Camp William Penn, established [like La Salle] in 1863, was the largest federal facility to train black Northern-based soldiers during the Civil War. Almost 11,000 troops and officers trained at the sprawling facility just outside Philadelphia and at a special officers’ training school in the city. The camp, backed by the Union League of Philadelphia, was located near the home of antislavery abolitionist Lucretia Mott. The area, today known as Cheltenham Township’s LaMott, was also instrumental in the Underground Railroad, with such great abolitionists as Harriet Tubman and Frederick Douglass addressing the troops. The black troops trained at Camp William Penn were among more than 180,000 black warriors who fought in the Civil War and today are honored in Washington, D.C, with their names engraved on the African American Civil War Memorial.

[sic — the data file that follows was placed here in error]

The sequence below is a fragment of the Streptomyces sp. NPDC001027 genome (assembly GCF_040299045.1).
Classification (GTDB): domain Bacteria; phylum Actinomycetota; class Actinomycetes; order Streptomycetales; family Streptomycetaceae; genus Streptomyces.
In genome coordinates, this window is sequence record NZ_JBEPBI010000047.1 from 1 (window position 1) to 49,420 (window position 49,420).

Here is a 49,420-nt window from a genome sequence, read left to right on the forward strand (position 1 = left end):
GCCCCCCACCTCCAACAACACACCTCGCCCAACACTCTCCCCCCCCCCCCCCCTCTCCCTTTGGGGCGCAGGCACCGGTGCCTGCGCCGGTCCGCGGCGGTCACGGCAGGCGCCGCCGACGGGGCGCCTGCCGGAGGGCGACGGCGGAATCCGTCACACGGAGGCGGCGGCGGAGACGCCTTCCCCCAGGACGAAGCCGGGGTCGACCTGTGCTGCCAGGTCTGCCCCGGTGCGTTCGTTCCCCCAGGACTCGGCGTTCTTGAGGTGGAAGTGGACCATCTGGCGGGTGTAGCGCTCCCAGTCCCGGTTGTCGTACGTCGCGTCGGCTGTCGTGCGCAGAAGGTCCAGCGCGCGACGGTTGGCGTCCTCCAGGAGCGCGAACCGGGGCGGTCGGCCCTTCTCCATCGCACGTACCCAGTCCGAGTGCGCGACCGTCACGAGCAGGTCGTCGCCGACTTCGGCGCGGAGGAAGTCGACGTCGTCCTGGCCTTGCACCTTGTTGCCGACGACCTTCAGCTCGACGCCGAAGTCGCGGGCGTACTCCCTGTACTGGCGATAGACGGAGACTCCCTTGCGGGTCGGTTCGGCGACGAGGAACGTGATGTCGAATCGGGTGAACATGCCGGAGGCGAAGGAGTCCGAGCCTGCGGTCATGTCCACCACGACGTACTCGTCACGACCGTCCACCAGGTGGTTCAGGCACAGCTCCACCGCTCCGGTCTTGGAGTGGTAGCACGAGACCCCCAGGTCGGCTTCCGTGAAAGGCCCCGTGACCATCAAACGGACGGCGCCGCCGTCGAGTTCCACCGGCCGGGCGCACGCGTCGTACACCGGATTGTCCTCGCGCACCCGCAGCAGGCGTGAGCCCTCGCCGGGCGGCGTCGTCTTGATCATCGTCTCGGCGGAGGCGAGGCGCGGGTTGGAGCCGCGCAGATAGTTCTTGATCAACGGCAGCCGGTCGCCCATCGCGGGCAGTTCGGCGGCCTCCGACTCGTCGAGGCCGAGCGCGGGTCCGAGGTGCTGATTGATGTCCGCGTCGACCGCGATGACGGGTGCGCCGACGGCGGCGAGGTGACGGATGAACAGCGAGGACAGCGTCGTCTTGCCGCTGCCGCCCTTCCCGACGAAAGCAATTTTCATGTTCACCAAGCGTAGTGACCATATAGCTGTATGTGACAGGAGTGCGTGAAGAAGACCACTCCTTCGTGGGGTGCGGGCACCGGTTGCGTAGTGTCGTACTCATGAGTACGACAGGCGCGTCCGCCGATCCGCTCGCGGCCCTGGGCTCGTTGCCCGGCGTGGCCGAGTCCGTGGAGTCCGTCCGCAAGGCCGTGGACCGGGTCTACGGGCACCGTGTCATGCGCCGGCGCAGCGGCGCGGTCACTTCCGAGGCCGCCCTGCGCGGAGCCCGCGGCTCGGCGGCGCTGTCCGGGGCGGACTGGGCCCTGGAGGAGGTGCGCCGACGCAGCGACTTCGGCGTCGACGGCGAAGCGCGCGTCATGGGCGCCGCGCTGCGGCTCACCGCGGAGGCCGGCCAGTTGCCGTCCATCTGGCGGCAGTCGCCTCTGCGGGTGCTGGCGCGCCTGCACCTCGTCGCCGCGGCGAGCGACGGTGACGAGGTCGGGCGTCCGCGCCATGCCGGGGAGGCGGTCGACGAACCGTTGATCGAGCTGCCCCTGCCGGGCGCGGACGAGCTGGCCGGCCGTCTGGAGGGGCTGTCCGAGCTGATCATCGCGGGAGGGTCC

Image shown: [Cover of] Camp William Penn, by Donald Scott, Sr., Charleston, S.C. : Arcadia Pub., 2008.